How the Royal Navy Avenged the Hood

The War Illustrated, Volume 4, No. 93, Page 581, June 13, 1941.

Continued from the previous page.

A second hit was obtained by a torpedo on the starboard quarter of the German battleship. It was subsequently reported that on being hit during this attack the Bismarck made two complete circles and that her speed was again reduced. During the evening some of our destroyers of the Tribal class (1,870 tons), under the command of Capt. P. L. Vian, D.S.O., R.N., in H.M.S. Cossack, made contact soon after 11 p.m. Between 1.20 a.m. and 1.50 a.m. on Tuesday the Bismarck was attacked with torpedoes by H.M. destroyers Zulu, Cmdr. H. R. Graham, D.S.O., R.N.; Maori, Cmdr. H. T. Armstrong, D.S.O., R.N.; and Cossack. Cossack and Maori each hit with one torpedo. After Maori's attack it was reported that there was a fire on the forecastle of the German battleship.

One hour after these attacks by our destroyers it was reported that the Bismarck appeared to be stopped. She was then about 400 miles due west of Brest and had been pursued by our forces for more than 1,750 miles. It was subsequently reported that the Bismarck was again under way and had made good about eight miles in one hour, and that she was still capable of heavy and accurate gunfire. At daylight another striking force of naval aircraft was dispatched from Ark Royal, but this attack had to be cancelled owing to low visibility. Shortly after daylight Bismarck engaged our destroyers by gunfire. H.M. cruiser Norfolk was in action with the Bismarck almost immediately afterwards, and very soon the Bismarck was being engaged by our heavy ships. Details of this phase of the action have not yet been received. It is known, however, that H.M. cruiser Dorsetshire (9,975 tons), Capt. B. C. S. Martin, R.N., was ordered to sink the Bismarck with torpedoes. Bismarck sank at 11.01 this morning.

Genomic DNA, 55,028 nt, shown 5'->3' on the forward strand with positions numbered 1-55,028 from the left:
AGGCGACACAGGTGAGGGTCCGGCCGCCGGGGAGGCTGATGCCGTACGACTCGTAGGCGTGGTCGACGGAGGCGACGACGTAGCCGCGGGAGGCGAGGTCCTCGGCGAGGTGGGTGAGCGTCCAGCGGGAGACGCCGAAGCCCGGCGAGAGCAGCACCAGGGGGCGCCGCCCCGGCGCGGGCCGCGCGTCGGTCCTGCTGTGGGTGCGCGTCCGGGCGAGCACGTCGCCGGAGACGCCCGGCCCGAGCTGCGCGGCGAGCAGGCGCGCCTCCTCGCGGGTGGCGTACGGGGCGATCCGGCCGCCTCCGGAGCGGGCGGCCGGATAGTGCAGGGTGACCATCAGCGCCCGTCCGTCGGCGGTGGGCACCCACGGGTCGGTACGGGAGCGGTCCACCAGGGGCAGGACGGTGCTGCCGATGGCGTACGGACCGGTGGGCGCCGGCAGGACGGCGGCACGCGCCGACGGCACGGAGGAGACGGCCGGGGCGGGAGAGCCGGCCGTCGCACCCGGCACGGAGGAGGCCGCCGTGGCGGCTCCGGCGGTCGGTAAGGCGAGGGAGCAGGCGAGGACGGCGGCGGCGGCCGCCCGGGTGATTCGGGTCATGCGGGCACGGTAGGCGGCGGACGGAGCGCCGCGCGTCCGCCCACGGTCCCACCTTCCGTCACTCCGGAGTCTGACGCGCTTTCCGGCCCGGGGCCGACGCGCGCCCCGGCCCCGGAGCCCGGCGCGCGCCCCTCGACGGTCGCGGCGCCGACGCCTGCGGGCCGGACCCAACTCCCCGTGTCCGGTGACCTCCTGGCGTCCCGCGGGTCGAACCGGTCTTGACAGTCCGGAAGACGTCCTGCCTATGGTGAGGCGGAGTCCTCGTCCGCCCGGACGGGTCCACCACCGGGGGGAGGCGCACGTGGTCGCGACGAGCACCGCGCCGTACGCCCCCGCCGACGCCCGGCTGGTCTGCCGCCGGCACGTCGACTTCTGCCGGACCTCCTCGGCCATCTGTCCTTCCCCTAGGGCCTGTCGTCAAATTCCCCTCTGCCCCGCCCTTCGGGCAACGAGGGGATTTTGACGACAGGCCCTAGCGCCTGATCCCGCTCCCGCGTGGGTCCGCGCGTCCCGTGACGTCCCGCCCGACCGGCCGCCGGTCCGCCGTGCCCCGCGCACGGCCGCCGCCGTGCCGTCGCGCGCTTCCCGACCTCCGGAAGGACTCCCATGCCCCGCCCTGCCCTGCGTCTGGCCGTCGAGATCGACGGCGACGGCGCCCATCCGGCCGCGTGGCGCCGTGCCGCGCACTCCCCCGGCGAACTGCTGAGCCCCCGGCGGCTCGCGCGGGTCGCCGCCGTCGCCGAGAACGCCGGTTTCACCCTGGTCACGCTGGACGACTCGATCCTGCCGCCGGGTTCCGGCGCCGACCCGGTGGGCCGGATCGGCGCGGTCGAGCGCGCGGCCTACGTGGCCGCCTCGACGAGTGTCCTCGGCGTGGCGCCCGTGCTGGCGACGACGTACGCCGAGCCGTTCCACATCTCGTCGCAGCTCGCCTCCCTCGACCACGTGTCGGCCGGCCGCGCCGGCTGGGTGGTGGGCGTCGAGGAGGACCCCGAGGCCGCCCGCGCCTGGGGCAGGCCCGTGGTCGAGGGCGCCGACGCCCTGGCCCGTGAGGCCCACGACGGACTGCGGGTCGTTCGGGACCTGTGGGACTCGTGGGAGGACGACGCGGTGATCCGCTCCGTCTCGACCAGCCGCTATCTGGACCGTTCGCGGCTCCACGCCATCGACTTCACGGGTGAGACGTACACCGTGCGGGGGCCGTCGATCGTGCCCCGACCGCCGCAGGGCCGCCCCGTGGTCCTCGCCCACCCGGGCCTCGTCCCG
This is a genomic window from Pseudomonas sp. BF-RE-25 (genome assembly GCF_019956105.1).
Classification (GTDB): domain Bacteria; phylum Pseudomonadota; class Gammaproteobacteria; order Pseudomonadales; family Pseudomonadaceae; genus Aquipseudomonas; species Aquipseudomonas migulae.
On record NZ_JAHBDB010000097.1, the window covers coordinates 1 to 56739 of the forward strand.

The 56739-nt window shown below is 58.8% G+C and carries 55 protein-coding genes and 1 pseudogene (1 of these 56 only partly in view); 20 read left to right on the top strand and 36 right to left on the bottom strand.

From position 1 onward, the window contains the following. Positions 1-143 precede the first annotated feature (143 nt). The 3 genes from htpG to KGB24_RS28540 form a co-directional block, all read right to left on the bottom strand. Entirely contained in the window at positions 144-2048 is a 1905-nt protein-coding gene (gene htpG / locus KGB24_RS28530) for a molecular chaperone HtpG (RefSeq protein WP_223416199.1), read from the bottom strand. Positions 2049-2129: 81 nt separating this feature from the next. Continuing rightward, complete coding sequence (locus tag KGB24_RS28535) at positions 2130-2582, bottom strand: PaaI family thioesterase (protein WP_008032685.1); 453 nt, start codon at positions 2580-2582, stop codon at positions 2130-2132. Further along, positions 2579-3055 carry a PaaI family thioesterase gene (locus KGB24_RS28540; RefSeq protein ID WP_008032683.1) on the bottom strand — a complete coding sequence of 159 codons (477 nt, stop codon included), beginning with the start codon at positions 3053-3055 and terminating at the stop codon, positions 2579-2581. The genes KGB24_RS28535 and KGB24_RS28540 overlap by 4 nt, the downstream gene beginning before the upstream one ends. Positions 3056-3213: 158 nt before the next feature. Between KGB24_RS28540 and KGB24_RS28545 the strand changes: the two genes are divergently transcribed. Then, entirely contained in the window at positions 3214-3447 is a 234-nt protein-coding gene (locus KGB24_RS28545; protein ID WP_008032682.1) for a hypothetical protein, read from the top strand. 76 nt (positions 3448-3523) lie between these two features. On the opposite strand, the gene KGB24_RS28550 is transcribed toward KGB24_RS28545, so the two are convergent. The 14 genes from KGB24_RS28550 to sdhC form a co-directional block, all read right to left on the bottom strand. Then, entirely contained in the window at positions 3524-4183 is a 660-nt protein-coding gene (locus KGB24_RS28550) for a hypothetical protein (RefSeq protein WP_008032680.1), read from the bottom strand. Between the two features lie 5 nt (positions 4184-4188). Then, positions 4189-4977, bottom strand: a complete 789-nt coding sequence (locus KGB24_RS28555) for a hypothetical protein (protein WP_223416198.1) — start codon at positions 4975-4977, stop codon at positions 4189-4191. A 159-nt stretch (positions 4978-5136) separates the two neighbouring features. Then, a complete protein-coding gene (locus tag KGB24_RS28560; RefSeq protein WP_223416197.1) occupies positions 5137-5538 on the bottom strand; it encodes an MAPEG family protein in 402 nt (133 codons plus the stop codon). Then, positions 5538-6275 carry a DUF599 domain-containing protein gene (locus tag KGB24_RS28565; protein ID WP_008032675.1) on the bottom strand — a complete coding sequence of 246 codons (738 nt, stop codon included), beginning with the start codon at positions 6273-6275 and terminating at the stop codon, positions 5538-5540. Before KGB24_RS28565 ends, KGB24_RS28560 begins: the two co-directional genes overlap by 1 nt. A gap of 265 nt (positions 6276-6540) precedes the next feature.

So reads the Admiralty communiqué of May 27; a second issued on May 29 adds;

The torpedo attacks by naval aircraft and the destroyer attack during Monday-Tuesday night, in which H.M. Destroyer Sikh) Commander G. H. Stokes, R.N.) took part, in addition to the ships already announced, resulted in the speed of the Bismarck being greatly reduced and her steering gear being put out of action. Both her main and secondary armament, however, remained effective. The C.-in-C. Home Fleet, intended to close the Bismarck at dawn and sink her by gunfire from H.M.S. King George V and H.M.S. Rodney. This intention, however, was abandoned owing to uncertain and variable visibility, which made it necessary to await full daylight before closing the enemy.

Shortly before 9 a.m. H.M.S. King George V and H.M.S. Rodney engaged the enemy with their main armament. The gunfire of these two battleships silenced the enemy. The C.-in-C. then ordered H.M.S. Dorsetshire to sink the Bismarck with torpedoes. As already announced, the Bismarck sank at 11.1 a.m., on May 27. More than 100 officers and men from the Bismarck were picked up by our forces and are prisoners of war.

Articles in the The Bismarck and The Hood serie